I climbed aboard and started the engine. When a steering clutch fails it normally slips. This one stalled the engine with a crunching noise. It certainly did not feel like clutch slip. I tried again. This time with a little more power and very carefully. The right track moved but the left stood still as if frozen. This was something more than a faulty clutch.

I decided to look into the top of the rear axle. This was reasonably easy as the tractor was not fitted with a hydraulic lift. The problem was moving all the plough points and other spares that collected in the cab over the season. This done we removed the top.

The left hand bull gear had broken up and was jammed into the bull pinion shaft. I think this was the only time I ever saw a bull gear fracture across the spokes and jam in this way. There was also little chance of freeing it with fair means. It was back to base, load up with the oxy-acetylene cutting gear and back again to the farm, this time with the lorry.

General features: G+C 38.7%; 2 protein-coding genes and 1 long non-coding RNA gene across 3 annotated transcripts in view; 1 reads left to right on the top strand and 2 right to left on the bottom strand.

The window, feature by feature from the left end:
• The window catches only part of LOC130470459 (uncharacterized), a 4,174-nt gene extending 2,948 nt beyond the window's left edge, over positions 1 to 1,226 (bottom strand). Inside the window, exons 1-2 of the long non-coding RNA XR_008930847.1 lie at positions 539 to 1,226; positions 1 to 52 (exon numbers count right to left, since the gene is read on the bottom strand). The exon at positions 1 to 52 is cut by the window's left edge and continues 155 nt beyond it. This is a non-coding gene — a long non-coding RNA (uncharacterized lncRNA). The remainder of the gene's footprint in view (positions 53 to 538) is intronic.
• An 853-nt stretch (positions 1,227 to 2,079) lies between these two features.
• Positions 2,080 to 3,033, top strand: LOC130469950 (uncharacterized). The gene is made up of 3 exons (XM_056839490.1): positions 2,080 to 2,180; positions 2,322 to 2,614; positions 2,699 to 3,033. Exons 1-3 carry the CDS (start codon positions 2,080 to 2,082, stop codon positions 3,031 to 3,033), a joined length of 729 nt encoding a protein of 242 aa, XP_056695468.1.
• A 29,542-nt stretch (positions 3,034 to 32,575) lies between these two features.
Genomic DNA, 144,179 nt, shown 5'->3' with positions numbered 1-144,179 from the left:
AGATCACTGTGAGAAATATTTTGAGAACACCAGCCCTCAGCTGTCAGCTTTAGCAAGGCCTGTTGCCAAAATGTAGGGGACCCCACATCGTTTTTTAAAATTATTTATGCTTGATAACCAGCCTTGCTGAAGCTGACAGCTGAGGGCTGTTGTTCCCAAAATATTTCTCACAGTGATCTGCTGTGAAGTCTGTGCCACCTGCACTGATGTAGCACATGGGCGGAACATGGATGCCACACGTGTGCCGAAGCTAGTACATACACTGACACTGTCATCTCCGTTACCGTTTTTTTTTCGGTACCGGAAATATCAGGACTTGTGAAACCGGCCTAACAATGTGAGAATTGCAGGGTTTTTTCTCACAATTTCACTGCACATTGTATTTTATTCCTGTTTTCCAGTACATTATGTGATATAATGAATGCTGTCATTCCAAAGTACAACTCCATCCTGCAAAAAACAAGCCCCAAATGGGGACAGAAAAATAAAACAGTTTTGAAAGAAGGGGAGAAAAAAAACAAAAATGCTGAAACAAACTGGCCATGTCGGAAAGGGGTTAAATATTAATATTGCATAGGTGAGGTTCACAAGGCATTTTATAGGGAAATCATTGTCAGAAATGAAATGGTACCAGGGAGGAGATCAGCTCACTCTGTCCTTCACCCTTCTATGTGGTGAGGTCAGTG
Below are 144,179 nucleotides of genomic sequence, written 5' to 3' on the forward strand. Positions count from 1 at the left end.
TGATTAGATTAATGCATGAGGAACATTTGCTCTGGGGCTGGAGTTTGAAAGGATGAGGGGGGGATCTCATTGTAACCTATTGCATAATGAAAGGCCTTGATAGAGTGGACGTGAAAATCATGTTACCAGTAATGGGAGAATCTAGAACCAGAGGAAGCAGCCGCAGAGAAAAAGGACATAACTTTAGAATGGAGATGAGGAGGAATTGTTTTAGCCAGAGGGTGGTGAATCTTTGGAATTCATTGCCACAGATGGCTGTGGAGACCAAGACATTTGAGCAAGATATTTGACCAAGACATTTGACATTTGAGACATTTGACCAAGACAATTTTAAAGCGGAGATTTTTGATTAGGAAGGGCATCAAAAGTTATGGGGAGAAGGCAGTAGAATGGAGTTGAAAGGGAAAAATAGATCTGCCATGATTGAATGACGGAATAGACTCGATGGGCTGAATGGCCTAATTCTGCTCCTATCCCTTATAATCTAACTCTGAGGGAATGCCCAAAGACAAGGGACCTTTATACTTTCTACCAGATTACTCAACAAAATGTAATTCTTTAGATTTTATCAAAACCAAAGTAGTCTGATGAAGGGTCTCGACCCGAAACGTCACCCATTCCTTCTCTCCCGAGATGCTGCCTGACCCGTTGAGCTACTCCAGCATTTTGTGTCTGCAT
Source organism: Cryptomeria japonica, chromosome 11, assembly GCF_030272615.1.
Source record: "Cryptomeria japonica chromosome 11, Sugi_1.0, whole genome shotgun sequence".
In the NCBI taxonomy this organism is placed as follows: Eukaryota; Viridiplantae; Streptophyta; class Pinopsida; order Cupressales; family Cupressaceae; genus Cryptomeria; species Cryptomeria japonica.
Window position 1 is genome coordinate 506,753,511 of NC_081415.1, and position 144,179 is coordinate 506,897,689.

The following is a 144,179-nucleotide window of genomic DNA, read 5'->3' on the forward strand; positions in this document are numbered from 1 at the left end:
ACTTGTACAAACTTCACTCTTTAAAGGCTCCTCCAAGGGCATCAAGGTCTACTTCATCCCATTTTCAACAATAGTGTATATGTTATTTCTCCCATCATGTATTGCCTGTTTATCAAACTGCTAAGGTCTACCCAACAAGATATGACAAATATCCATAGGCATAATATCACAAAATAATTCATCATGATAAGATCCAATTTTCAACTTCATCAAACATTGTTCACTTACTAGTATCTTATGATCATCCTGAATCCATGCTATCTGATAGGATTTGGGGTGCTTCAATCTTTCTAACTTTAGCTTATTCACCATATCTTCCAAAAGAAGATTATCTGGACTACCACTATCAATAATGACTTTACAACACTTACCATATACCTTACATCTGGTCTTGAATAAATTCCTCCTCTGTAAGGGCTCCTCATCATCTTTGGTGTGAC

The memory is too painful of the struggle to get the cutting gear down to the tractor, across the ditch and through the hedge. We had to get underneath to drain the rear axle oil and a crawler is pretty low to the ground. The pump mounting plate had to come off to allow us access to the bottom part of the bull gear. The soil was cold and waterlogged and a hole had to be dug and laid in with oil dripping in your face and water soaking into your clothing from the rear. In this confined place we had to work with first the cutting gear then hammers, chisels and levers to free the broken gear. Eventually we got the broken gear out but the bull pinion was extensively damaged. We had unhitched the plough to get at the rear end, so I started the engine and carefully tried to move. This time things happened but with just the stump of the bull gear in to hold the bearing, there was no possibility of drive to the left hand side. I drove out of that field, across the ploughed work by turning in circles to the left and gradually working my way to the lorry.